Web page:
God is in control and nothing is wasted in his economy.  He works everything that happens to us—every negative and every positive thing—into his plan for those who believe.   Joseph truly believed what Paul would later write to the church in Rome: “And we know that all things work together for good to them that love God, to them who are the called according to his purpose”(Romans 8:28).  It isn’t just the happy, good things that God uses to bring about his purposes—it is everything.  

Jesus preached “Love your enemies, do good to those who hate you, bless those who curse you, pray for those who mistreat you . . . Do not judge and you will not be judged. Do not condemn, and you will not be condemned.  Forgive and you will be forgiven.  Give, and it will be given to you. A good measure, pressed down, shaken together and running over, will be poured into your lap” (Luke 6: 27-28. 37-38).  Jesus has your best interests at heart; he knows that you will not prosper when you hold onto old resentments.  He cannot use you when you are consumed by anger. You cannot reach the full potential that God has planned for you until you stop judging and condemning others.  You need to forgive just as you want to be forgiven.  Jesus will use you when your heart is open to him and forgiving of others. 

If you are consumed with bitterness and animosity against family members or others, let it go.  It is weighing you down.  Fall on your knees to ask for God’s help in removing these burdens.  Follow Joseph’s example, and Paul’s advice in letting go and realizing that God will use everything that has happened to you for good—nothing will go to waste.  He will use it all.  Jesus doesn’t expect you to be a doormat.  He doesn’t expect you to keep exposing yourself to abuse.  You can remove yourself from an abusive situation while still forgiving the abuser.  You can set an example of forgiveness as Joseph did.  

 The best sermon is the sermon preached not with words, but by a welcoming, forgiving, and loving spirit. Some people mistake a forgiving spirit for weakness.  But it is only the strong who have the strength to forgive and to go on. When you let God take over in your life, you will be amazed at how he uses all circumstances to bless you as you move on.  God will bless you with “A good measure, pressed down, shaken together and running over . . . ” (Luke 6: 38).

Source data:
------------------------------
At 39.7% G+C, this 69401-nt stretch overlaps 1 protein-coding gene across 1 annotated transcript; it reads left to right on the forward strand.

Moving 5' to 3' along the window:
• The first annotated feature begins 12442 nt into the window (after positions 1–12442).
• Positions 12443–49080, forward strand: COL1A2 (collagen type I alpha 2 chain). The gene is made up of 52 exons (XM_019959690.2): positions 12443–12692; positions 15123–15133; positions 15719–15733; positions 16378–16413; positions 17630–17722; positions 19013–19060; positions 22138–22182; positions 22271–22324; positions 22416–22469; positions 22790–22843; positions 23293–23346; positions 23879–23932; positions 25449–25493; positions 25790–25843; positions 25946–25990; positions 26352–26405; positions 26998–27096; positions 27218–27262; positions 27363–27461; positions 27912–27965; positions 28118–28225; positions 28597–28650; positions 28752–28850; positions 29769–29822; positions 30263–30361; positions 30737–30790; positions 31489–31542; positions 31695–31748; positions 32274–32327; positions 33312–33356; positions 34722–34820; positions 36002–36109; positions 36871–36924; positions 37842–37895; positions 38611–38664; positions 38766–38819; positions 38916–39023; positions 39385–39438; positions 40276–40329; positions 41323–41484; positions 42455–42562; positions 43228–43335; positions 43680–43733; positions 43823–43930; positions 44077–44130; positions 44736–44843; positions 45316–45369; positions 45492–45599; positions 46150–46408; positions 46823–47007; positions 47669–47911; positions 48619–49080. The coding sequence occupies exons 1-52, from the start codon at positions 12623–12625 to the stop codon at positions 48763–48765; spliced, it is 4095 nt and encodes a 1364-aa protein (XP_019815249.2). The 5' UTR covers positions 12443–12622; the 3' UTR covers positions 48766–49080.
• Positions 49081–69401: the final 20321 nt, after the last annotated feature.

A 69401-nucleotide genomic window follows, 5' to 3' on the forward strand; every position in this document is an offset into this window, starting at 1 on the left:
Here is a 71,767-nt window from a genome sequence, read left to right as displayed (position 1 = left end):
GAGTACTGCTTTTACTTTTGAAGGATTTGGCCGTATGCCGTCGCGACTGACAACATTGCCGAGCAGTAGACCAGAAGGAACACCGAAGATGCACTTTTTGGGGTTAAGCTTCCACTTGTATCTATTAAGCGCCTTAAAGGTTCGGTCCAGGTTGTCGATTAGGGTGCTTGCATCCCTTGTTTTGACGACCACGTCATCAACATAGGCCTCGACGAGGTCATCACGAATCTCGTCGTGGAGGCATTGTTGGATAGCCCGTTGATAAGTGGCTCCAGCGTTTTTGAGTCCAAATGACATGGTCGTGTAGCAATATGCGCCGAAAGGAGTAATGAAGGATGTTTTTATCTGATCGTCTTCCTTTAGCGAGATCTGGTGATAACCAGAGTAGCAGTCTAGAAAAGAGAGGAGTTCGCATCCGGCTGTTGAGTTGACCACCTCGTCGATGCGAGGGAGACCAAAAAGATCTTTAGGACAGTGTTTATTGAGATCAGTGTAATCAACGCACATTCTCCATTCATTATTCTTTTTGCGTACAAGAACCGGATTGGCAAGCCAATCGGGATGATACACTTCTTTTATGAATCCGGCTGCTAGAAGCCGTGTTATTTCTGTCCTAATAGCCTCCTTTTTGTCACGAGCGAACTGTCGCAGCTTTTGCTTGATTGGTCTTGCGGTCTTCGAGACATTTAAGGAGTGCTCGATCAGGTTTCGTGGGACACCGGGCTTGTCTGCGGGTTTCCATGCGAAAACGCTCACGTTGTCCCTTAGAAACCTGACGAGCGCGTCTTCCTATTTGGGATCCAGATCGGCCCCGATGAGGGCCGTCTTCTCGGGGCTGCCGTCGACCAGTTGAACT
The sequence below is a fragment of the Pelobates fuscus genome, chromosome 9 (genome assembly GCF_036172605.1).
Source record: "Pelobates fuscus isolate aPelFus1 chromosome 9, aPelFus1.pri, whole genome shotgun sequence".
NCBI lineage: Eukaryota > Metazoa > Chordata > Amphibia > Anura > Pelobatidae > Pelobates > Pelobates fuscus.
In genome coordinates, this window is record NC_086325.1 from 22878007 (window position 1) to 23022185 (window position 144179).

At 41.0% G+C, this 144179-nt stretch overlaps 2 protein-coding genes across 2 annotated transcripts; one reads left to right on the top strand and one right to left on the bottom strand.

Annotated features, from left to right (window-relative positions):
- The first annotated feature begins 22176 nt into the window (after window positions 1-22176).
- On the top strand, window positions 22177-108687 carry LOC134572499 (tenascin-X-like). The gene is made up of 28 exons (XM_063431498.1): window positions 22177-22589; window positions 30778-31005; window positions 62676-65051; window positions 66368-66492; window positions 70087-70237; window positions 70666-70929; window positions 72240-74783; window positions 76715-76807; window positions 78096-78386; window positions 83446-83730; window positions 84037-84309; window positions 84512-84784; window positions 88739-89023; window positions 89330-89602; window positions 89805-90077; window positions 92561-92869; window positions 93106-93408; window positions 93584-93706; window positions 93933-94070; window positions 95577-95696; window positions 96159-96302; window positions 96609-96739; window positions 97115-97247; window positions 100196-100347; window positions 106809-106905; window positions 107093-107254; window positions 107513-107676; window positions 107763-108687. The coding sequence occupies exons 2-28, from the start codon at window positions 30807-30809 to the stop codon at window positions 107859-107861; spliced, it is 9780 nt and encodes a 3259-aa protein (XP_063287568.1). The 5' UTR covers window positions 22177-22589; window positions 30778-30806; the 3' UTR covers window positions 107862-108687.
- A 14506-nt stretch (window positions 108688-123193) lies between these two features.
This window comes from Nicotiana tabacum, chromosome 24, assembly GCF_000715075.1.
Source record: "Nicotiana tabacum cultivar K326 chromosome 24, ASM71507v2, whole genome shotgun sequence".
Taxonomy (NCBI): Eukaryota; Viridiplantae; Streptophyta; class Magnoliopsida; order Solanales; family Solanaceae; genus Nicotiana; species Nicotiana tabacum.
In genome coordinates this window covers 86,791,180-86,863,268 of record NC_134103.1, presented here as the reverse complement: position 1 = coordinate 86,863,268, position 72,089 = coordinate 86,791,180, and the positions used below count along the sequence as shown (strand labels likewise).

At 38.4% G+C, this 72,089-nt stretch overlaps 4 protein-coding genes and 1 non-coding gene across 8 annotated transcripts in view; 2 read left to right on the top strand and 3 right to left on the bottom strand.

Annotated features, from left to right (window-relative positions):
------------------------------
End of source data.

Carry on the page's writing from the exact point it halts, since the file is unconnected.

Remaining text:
Paul explains that we fight the good fight—we continue to forgive others and to work for good because we know that Christ Jesus died for our sins, and that we will one day be resurrected with him: “But Christ has indeed been raised from the dead, the firstfruits of those who have fallen asleep. For since death came through a man, the resurrection of the dead comes also through a man.  For as in Adam all die, so in Christ all will be made alive”  (1 Corinthians 15: 20-22).

Imagine that you are in the wilderness and have been carrying around a heavy backpack that has been weighing you down; it feels like you are carrying an elephant.  You have walked many miles with this backpack, and you have many more miles to go before you can take it off.  Your supplies and energy have diminished.  You are becoming weaker and weaker.  You fall to the ground and into an exhausted sleep. 

Imagine that you awaken the next morning and that your backpack with your meager supplies has disappeared.  But you are next to a stream of clean water to drink and abundant berries to eat.  You don’t need the backpack!  You eat and drink until you are satisfied. Your strength returns and you follow the stream to civilization.  That is what it is like when you leave your burden at the cross of Jesus Christ.  Imagine freedom from the hunger gnawing at your heart.  Imagine freedom from a need to fill the hole in your heart.  Imagine freedom from fear.  Imagine freedom from guilt. Imagine freedom from anger and anxiety.  Your freedom lies in Jesus Christ, your savior. Imagine it.  Then live it.

Prayer: “Lord, I rejoice that nothing can come between me and your love, even when I feel alone or in difficulty, when in sickness or am troubled. Even if attacked or afraid, no abyss of mine is so deep that your love is not deeper still.  Lord, you have experienced many hells of this world but descended so that you can lift us up.  Be always near.”  Corrie Ten Boom

Diane Cieslikowski Reagan

[1] The Scripture texts for the Seventh Sunday after Epiphany are Genesis 45: 3-15; Psalm 103: 1-13; 1 Corinthians 15: 21-26, 30-42; Luke 6: 27-38.